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 Keep Talking  

Critical to the health of a functioning democracy is the ability of its people to talk with one another, freely and openly. As members of the oldest-surviving democracy in the world, Americans enjoy free speech rights that are the exception and not the rule globally, with vast swaths of the globe living under regimes that monitor and repress speech not in line with the status quo. And yet, there is a growing movement on the American left to curtail open debate on controversial topics, precisely the kind of speech that the 1st Amendment was drafted to protect. Topics like critical race theory and gender identity may be difficult to talk about in today’s cultural climate, but we must be able to have those conversations with civility nonetheless.

In a country as vast and diverse as the United States, it is only natural that there will be a variety of opinions on political and cultural questions. Despite the misgivings of activists, we know that it is entirely reasonable to question the validity of labeling an entire race as oppressors, or of giving teenagers puberty blockers and surgery without parental input. Unfortunately, for an increasingly influential portion of the population, raising those concerns is tantamount to open bigotry, or “violence”, for which one should be publicly shamed. Shouting down those with a different view, or claiming that a person’s opinions are invalid because of their race or socioeconomic status, serves only to degrade the conversation and snuffs out any chance of dialogue between those with opposing views.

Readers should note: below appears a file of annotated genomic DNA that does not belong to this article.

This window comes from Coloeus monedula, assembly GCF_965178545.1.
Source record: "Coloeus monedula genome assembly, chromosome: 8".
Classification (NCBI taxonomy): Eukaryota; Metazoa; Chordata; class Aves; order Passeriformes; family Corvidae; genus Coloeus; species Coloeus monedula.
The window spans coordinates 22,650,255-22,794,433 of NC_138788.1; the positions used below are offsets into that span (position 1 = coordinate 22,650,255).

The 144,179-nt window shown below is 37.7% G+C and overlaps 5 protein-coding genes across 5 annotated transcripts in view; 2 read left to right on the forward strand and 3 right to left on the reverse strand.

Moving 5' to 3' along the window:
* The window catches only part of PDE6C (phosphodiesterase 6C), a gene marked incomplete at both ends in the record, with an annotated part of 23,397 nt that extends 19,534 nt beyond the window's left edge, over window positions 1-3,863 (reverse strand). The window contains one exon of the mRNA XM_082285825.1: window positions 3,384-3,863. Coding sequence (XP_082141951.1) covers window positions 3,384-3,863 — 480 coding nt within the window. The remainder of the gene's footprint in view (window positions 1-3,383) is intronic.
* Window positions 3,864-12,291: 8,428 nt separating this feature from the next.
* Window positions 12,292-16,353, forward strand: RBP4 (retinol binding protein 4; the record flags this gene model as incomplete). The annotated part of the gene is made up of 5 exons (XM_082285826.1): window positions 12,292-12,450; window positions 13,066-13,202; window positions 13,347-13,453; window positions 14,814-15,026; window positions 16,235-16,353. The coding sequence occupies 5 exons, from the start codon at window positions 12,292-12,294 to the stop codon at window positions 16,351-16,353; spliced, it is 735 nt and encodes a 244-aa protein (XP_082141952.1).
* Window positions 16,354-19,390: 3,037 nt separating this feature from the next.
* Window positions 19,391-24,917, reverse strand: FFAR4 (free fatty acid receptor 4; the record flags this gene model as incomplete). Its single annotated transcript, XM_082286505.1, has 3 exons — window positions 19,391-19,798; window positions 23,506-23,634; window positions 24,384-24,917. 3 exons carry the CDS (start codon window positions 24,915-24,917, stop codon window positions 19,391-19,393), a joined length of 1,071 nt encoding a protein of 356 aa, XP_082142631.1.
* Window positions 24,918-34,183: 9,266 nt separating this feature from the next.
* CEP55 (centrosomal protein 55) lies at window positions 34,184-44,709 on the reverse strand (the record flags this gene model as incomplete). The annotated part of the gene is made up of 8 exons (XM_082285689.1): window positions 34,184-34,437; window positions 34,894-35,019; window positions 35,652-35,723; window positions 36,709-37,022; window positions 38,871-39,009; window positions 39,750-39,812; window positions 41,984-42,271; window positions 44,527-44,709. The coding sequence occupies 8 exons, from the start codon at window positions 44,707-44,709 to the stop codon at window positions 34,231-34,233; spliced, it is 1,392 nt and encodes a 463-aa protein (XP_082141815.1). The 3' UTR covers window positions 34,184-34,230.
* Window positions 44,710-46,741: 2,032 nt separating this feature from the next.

Most importantly of all, such hostility to opposing viewpoints is inherently incompatible with the normal functioning of a liberal democracy. Those advocating for modern-day racialization or for adolescent gender reassignment surgery should push for their positions by making an affirmative case to the public, not by repressing debate with threats of cancelation and shaming. We are not opposed to an increased focus in schools on our nation’s imperfect past; the triumph of the US Constitution is tempered by the scourge of slavery and Jim Crow. We are also open to the idea that aspects of gender identity could be helpful to children struggling with depression and anxiety. But we are firmly opposed to the notion that novel theories on race and gender are not up for debate. If we lose the ability to have open dialogue on hot-button political issues, free from fear of retribution, America’s status as the elder statesman of liberal democracies will be put into question.